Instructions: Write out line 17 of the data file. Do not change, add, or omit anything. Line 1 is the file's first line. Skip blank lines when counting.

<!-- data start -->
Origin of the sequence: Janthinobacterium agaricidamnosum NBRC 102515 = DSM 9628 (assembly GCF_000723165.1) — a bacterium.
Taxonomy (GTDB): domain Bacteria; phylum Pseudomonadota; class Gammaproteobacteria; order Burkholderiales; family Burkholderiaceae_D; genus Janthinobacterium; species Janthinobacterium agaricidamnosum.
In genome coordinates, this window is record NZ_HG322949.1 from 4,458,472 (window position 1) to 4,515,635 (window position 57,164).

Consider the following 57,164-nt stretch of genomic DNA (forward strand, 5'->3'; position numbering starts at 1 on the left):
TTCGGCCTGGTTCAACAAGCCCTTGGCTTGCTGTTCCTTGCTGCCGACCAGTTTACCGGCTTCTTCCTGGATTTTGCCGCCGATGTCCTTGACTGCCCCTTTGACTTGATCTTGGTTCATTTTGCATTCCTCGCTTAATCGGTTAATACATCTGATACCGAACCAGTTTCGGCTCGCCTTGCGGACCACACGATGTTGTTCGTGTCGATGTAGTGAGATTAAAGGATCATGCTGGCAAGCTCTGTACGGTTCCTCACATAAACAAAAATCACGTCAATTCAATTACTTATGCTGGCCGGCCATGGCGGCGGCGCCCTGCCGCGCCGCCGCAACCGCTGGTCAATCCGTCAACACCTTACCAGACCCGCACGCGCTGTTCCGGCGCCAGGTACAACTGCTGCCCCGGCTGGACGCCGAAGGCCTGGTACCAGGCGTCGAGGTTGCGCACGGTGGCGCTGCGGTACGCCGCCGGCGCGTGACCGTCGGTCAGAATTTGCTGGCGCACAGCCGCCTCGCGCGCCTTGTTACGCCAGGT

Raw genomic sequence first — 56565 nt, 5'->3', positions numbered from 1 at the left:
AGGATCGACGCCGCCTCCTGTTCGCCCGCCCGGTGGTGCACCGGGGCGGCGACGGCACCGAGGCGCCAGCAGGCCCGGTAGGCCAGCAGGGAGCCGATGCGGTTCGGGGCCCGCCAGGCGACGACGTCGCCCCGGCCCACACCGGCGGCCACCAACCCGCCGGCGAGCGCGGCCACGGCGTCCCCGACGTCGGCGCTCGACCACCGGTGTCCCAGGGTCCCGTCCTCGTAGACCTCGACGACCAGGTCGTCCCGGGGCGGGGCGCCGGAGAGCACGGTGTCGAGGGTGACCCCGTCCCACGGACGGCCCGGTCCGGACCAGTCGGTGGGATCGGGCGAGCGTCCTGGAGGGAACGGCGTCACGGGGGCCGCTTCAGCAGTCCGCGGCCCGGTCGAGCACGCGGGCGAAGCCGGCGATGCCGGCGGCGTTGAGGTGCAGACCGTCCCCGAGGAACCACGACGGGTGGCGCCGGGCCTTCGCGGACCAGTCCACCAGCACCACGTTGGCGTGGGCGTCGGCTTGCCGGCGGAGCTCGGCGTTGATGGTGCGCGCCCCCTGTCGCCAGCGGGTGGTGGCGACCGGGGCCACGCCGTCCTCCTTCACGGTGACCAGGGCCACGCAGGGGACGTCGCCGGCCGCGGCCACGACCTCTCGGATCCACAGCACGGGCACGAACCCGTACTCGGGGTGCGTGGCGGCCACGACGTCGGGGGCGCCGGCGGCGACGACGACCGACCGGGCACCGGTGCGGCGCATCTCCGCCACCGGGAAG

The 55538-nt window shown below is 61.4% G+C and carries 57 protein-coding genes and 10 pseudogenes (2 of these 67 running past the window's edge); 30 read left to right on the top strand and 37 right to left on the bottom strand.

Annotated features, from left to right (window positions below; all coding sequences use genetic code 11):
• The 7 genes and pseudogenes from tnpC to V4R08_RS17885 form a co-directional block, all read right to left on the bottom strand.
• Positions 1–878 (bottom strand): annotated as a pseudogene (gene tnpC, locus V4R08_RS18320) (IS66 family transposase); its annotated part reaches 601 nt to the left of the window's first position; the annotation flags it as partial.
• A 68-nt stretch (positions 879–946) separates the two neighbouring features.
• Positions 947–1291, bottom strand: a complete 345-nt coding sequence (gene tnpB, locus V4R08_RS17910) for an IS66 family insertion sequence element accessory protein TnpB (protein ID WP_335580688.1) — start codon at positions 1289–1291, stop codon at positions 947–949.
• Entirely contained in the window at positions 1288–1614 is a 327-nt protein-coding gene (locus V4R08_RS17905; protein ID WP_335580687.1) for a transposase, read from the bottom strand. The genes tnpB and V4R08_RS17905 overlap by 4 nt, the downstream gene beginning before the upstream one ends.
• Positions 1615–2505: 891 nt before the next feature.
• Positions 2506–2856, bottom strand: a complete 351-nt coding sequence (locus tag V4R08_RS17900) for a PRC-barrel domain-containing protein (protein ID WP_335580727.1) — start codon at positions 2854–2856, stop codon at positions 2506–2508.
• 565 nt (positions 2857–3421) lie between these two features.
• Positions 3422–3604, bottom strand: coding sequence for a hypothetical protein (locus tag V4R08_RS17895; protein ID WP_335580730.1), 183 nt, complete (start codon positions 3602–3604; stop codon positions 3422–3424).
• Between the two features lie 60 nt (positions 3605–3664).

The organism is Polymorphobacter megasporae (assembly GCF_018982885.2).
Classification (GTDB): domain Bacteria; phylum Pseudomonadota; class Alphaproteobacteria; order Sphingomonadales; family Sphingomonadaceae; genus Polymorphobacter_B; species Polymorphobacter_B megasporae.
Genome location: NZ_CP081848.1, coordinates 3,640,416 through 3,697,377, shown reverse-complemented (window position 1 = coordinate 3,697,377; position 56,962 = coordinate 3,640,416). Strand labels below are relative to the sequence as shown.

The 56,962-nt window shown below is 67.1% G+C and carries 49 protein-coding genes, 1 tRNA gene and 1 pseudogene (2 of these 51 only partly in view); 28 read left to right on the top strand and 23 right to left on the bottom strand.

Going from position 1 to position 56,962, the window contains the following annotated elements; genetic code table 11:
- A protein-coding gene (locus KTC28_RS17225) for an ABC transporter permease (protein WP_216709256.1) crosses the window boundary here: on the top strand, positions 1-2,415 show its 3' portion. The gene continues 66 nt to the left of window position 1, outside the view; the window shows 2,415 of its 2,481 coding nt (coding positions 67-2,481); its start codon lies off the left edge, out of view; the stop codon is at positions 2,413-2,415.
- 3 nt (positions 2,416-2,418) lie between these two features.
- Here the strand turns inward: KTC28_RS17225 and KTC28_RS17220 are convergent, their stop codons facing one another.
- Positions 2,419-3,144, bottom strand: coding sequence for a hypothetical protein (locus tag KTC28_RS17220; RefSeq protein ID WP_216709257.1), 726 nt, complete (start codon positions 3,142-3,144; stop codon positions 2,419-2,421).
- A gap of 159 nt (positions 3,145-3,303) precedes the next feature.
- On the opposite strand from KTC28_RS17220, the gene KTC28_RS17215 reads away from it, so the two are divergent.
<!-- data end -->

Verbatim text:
• 565 nt (positions 2857–3421) lie between these two features.